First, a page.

Selgin on Hayek on Free Banking
George Selgin has written an interesting post on Hayek and free banking. Unfortunately, his otherwise instructive post is marred by a few lapses of scholarship. In a nutshell, Selgin credits Hayek with inspiring him and others to create the "Modern Free Banking School." Selgin argues that Hayek was a life-long opponent of free banking, but notes that two of Hayek's pamphlets on privatizing the money supply influenced him to consider free banking on a commodity standard like gold or silver as a workable alternative to central banks. The two pamphlets to which he refers are Choice in Currency (1976) and the Denationalisation of Money (1978).
Selgin conflates the two very different arguments that Hayek presents in these two pamphlets. In so doing he not only does a disservice to a great economist, but he also ignores an important proposal for restroing sound money.
Selgin characterizes Hayek's scheme of "choice in currency" as referring to
". . . competing firms issu[ing] irredeemable paper notes, with each brand representing a distinct monetary unit. Far from resembling ordinary commercial banks, Hayek's 'banks' resemble so many modern central banks in that they issue a sort of 'fiat' money."
But this is a fair description only of Hayek's later booklet, Denationalisation of Money. In Choice in Currency, Hayek presents a very different, and much sounder, proposal for monetary reform--one that is still useful today as a plan for restoring the gold standard. The crux of Hayek's proposal for free choice in currency is the abolition of legal tender for the currency issued by the domestic government and the restoration of the right of citizens to freely contract in foreign currencies or even ounces of gold or silver. There would thus emerge competition among different currencies, with those depreciating relatively rapidly falling out of use. Hayek does not foresee the establishment of private banks issuing private fiat currencies as a result of free choice in currency. Far from it, as he concludes:
It seems not unlikely that gold would reassert its place as 'the universal prize in all countries, in all cultures, in all ages'. . . if people were given complete freedom to decide what to use as their standard and general medium of exchange.
Selgin also claims that Vera Smith in her important book The Rationale of Central Banking, written as a doctoral dissertation under Hayek's supervision, "discusses both the Canadian and the Scottish [free banking] episodes . . . in unmistakably favorable terms." While Smith does indeed discuss free banking in Scotland, a discussion of the Canadian experience does not appear in her book. The only reference to Canada that I could find was a citation of the 1933 report of the Royal Commission on Banking and Currency in Canada. It appears that this lapse in scholarship may be due to Selgin's eagerness to deepen the mystery of Hayek's rejection of free banking and enhance a good narrative. To wit: "Had Hayek forgotten his own PhD student's work, if not some of his own early research?"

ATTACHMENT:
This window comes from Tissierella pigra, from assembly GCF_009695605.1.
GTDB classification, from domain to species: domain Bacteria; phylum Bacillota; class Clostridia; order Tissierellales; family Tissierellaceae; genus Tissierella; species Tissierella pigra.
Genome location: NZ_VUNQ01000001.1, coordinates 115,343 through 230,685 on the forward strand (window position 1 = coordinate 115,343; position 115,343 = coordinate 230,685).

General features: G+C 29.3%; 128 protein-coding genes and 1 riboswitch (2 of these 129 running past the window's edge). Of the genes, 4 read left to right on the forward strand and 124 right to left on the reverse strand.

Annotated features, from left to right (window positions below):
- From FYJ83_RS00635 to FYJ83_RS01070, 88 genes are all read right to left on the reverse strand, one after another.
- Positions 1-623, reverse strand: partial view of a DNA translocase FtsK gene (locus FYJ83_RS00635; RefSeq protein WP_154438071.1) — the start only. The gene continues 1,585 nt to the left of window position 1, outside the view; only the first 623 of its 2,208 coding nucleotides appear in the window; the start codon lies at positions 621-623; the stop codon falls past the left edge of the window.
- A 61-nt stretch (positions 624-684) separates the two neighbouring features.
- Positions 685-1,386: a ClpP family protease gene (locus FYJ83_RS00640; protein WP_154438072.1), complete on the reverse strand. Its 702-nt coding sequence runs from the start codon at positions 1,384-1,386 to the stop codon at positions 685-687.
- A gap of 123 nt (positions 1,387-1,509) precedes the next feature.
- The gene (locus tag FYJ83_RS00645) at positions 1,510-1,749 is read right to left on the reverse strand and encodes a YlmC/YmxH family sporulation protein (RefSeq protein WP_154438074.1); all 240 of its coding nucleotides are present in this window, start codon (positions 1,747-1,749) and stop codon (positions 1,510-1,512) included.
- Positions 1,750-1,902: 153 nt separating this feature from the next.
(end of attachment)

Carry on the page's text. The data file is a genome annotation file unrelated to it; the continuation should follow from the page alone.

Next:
Finally, Selgin correctly points out that Mises favored free banking and cites a 1992 article by Larry White, "Mises on Free Banking and Fractional Reserves." But he fails to take of account of the great deal of careful investigation of Mises's views on free banking that has occurred since then. From this research it has become clear that Mises favored free banking precisely because he believed that it would lead to the complete suppression of additional issues of "fiduciary media," that is, unbacked notes and deposits. Thus Mises was not a forerunner of the Modern Free Banking school as Selgin seemingly implies, but rather the founder of the Neo-Currency school that attributes business cycles to the issue of fiduciary media by fractional-reserve banks. I present an exhaustive review of Mises's views on free banking in my book chapter "Mises as Currency School Free Banker" published in 2013.
Mises's belief that the issue of fiduciary media causes the business cycle and that free banking would eliminate or severely restrict such issue is summed up in one of the several passages from Mises that I cite in my paper:
The notion of “normal” credit expansion is absurd. Issuance of additional fiduciary media, no matter what its quantity may be, always sets in motion those changes in the price structure the description of which is the task of the theory of the trade cycle. . . . Free banking is the only method available for the prevention of the dangers inherent in credit expansion. It would . . . not hinder a slow credit expansion, kept within very narrow limits . . . But under free banking it would have been impossible for credit expansion with all its inevitable consequences to have developed into a regular . . . feature of the economic system.